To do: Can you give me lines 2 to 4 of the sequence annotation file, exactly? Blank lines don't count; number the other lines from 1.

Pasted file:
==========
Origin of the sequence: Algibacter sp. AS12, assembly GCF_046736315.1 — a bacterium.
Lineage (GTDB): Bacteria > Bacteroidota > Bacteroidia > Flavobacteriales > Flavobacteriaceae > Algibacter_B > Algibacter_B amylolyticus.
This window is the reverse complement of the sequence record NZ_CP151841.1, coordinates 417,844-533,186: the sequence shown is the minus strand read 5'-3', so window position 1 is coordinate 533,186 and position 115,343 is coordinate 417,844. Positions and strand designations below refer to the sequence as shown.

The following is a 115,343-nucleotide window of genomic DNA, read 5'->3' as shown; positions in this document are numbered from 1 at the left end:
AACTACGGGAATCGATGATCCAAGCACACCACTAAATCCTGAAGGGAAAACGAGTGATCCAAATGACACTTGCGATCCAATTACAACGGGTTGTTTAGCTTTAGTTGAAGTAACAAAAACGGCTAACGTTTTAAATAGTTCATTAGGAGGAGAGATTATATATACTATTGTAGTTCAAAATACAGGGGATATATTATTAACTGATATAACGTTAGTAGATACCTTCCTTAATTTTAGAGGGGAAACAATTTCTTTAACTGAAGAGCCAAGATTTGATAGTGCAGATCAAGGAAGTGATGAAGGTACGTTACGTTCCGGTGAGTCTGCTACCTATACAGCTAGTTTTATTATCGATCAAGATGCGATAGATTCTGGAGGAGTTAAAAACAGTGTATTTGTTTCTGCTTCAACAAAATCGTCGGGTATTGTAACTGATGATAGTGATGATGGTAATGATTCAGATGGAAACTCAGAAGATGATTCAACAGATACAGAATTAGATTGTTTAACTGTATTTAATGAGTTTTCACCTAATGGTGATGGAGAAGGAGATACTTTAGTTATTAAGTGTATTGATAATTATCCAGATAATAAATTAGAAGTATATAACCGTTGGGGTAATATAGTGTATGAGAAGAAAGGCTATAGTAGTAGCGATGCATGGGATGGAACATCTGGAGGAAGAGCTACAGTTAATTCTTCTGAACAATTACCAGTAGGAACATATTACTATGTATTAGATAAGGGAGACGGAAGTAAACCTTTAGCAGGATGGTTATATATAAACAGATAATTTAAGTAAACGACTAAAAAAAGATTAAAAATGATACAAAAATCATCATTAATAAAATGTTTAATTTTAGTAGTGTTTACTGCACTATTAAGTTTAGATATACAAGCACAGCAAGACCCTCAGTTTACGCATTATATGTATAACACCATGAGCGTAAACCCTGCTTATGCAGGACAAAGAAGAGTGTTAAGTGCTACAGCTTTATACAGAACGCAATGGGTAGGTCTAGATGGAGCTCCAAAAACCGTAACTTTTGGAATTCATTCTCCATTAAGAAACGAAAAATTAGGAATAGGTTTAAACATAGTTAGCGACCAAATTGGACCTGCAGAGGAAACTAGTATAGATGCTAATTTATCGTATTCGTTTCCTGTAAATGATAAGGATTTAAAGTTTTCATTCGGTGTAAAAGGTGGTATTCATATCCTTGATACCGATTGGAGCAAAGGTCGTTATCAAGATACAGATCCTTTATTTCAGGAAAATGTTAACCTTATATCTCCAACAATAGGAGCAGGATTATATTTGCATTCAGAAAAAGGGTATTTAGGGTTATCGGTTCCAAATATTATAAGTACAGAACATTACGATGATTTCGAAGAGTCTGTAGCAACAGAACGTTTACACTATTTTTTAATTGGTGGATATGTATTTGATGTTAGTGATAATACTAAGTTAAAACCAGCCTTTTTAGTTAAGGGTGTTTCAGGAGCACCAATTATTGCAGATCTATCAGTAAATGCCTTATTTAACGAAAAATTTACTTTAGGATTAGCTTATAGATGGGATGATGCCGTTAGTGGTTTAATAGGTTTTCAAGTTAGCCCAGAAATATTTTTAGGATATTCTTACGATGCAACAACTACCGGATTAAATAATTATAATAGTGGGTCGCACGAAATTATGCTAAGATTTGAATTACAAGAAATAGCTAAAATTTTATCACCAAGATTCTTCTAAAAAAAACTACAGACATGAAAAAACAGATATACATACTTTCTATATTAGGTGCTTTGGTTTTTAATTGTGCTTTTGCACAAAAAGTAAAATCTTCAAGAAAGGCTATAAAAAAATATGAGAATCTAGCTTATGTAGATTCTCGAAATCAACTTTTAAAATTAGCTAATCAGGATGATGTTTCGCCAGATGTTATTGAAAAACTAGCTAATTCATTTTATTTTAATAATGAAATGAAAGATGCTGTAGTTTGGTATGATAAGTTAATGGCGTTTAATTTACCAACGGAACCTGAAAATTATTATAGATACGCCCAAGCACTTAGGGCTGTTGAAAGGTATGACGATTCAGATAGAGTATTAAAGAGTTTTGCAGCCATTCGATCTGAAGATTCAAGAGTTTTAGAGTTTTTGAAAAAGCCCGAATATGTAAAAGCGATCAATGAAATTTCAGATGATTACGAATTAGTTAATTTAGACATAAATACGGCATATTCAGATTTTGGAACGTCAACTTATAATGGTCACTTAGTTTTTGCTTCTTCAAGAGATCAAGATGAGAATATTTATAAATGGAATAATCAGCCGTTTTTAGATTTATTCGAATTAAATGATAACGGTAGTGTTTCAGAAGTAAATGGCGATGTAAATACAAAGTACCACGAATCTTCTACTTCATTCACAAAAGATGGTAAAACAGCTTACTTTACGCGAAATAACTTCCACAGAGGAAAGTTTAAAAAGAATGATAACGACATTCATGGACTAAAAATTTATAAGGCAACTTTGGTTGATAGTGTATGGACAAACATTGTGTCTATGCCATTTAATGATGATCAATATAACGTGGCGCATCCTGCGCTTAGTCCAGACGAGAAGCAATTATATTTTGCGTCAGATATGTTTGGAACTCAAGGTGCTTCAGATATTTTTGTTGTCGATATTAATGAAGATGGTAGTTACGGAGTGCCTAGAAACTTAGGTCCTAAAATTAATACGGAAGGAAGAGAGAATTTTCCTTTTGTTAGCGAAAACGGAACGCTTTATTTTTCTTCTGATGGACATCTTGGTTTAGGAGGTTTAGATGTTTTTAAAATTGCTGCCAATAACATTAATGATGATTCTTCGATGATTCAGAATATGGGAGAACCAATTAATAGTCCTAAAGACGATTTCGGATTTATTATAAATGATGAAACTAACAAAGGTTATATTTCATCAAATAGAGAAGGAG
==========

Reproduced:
Lineage (GTDB): Bacteria > Bacteroidota > Bacteroidia > Flavobacteriales > Flavobacteriaceae > Algibacter_B > Algibacter_B amylolyticus.
This window is the reverse complement of the sequence record NZ_CP151841.1, coordinates 417,844-533,186: the sequence shown is the minus strand read 5'-3', so window position 1 is coordinate 533,186 and position 115,343 is coordinate 417,844. Positions and strand designations below refer to the sequence as shown.

The following is a 115,343-nucleotide window of genomic DNA, read 5'->3' as shown; positions in this document are numbered from 1 at the left end: